All About Beets

Beets are a root vegetable with two edible parts, the root and the green leaves!

The basics: The beets we use in salads and other recipes are referred to as the garden been.  There are also sugar beets, which are used to make sugar or are fermented to produce alcohol, and fodder beets, which are used for animal feed.  Garden beets come in red, golden, white, and red-and-white striped (Chioggia) variations.

  • Chioggia- Though these look like ordinary beets from the outside, on the inside they have a distinct red-and-white striped flesh.  These heirloom Italian beets are highest on the sweetness scale.
  • Golden- Golden beets are carrot-colored and have the advantage of not bleeding once they’re cooked.  They are mild in flavor and not as sweet as either Chioggia or red beets.
  • White- White beets look much like turnips and are not quite as sweet as the red, striped, or golden varieties.

Good stuff: Beyond their incredible, earthy flavor, beets are also a nutritional powerhouse.  Rich in fiber, folic acid (important for a healthy pregnancy and a healthy heart), and potassium, they’re an excellent way to boost the nutrition in a salad or pasta dish.  And with just 75 calories a cup (150 g), they’re especially nice when you’re keeping an eye on calories.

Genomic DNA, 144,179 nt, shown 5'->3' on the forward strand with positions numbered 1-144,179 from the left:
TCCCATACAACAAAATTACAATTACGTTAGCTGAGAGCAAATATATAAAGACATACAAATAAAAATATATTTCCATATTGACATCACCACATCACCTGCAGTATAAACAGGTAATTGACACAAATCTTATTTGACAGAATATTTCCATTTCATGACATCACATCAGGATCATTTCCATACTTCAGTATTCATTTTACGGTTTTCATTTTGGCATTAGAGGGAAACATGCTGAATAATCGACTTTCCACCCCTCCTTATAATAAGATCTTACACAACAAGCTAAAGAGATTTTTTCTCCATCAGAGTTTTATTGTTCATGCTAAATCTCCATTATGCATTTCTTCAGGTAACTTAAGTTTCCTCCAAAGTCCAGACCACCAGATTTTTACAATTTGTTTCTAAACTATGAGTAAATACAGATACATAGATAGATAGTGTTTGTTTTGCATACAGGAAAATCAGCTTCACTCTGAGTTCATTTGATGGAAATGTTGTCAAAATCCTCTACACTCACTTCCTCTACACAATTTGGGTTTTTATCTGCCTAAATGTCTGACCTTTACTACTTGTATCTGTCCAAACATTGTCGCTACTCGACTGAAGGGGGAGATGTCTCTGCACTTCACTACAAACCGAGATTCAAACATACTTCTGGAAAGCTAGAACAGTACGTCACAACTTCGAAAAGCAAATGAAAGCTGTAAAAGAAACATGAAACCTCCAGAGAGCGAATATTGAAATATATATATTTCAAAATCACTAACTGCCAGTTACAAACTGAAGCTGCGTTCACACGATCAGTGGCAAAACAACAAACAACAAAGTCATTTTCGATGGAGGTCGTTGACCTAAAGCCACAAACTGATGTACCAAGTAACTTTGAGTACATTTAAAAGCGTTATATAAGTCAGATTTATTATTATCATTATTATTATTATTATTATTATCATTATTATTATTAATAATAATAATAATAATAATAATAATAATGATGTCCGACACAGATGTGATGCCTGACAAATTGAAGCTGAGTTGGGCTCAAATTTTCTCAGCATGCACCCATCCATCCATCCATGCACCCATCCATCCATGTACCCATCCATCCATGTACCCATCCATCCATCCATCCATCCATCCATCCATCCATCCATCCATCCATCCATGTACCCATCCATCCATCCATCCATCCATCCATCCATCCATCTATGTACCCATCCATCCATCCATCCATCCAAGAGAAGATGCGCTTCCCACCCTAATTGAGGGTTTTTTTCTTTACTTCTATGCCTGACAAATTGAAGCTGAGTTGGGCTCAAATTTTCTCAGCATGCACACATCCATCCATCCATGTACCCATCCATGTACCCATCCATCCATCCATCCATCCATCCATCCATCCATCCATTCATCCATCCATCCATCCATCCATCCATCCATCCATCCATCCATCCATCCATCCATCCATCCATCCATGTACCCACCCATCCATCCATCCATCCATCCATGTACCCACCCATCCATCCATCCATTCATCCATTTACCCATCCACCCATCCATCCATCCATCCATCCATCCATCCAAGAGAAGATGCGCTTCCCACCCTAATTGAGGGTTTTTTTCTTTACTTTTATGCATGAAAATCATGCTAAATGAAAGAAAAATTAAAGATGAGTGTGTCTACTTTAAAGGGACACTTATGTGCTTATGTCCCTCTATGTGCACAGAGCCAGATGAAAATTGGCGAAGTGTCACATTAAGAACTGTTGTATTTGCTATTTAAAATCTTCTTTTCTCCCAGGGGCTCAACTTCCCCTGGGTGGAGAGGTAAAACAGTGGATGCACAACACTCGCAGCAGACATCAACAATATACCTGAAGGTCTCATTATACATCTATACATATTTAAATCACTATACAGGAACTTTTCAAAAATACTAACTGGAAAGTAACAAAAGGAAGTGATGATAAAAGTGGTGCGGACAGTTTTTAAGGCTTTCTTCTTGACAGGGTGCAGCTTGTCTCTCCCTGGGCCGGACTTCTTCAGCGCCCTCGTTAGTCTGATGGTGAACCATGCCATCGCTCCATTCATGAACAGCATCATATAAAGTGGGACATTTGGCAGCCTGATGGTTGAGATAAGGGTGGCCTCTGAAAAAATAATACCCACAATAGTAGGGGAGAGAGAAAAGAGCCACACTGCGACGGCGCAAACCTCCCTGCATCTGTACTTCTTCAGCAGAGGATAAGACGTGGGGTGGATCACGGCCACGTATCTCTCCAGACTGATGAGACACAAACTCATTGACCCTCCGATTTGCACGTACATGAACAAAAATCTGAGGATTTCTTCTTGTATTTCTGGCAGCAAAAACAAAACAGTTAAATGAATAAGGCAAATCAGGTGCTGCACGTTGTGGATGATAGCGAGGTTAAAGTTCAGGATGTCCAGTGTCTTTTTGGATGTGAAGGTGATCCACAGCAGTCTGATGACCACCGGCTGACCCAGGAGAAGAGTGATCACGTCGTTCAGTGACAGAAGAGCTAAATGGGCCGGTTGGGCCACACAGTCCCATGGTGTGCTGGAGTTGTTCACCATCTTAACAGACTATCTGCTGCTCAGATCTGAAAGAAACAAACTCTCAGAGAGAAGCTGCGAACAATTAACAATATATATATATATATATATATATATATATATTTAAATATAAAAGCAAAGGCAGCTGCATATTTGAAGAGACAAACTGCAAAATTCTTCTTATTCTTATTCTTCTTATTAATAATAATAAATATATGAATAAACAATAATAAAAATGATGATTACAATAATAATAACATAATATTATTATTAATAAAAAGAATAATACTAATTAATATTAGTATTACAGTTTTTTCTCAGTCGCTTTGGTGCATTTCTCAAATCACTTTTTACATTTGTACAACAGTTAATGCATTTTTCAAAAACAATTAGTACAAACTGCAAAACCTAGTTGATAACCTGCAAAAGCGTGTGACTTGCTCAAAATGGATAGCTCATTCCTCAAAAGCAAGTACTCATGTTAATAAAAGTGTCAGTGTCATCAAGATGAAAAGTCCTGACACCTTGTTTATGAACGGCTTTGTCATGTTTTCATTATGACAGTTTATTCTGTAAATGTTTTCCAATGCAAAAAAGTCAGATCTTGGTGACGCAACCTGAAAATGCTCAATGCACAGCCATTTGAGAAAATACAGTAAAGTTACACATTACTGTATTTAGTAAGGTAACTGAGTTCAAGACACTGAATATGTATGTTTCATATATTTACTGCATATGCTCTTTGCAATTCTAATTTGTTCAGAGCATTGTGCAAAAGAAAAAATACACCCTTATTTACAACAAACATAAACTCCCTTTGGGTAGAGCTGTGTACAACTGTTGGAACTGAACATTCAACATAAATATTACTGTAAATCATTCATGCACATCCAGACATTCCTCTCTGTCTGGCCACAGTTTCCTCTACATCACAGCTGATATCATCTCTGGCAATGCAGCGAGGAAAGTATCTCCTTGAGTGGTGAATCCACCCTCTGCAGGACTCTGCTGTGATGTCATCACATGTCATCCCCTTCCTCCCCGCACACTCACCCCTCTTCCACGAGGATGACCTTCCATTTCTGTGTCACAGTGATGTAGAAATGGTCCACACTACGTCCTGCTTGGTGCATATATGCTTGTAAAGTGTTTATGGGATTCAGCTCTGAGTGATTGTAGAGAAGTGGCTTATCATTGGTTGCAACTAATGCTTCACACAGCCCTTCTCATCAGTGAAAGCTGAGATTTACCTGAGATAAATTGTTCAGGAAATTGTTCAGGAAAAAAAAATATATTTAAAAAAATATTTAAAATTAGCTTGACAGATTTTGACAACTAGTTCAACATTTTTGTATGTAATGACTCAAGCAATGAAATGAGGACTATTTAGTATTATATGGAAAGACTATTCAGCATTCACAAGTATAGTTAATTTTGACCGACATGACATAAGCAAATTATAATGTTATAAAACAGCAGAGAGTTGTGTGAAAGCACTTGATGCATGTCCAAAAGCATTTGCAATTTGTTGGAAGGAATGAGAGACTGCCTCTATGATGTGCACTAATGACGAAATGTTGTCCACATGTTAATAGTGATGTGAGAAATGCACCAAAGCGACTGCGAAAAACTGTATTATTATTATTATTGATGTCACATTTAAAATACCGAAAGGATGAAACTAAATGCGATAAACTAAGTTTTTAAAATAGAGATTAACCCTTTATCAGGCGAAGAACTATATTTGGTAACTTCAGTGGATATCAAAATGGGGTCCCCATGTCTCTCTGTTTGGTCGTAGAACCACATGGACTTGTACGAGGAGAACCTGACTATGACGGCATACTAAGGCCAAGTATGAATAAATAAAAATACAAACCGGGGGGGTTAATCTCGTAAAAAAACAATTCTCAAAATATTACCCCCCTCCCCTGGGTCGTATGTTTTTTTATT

Pick it: Choose firm beets with smooth skins.  If the beet greens are still attached, they should be crisp and bright green.

Store it: Beet greens should be removed from the bulb as soon as you get them home because the greens pull out moisture from the bulb.  Trim the beet stem with a knife or kitchen shears to about 1 inch from the top of the beet – any more and you’ll lose nutrient when you cook them.  Store the greens separately from the bulb.  Beets will keep in a plastic bag in the refrigerator for up to three weeks.

Use it: You can use the beet greens as well as the bulb, but the greens should be cooked within a day of purchasing them.  Beets can be boiled, but it’s the least flavorful way to cook them. They can be eaten raw if grated, and used in salads or as a garnish.  Roasting beets is my favorite method to cooking them.  Roasted beets will keep in the refrigerator for three days.  Once you’ve cooked them, you can do anything you want! Slice them thinly and give them a drizzle of good olive oil plus a sprinkle of salt and pepper.  Or dice them and toss them with pasta and ricotta cheese.  Or cut them into wedges and serve over seasoned grains.

Credit: Eating in COLOR by Frances Largeman-Roth

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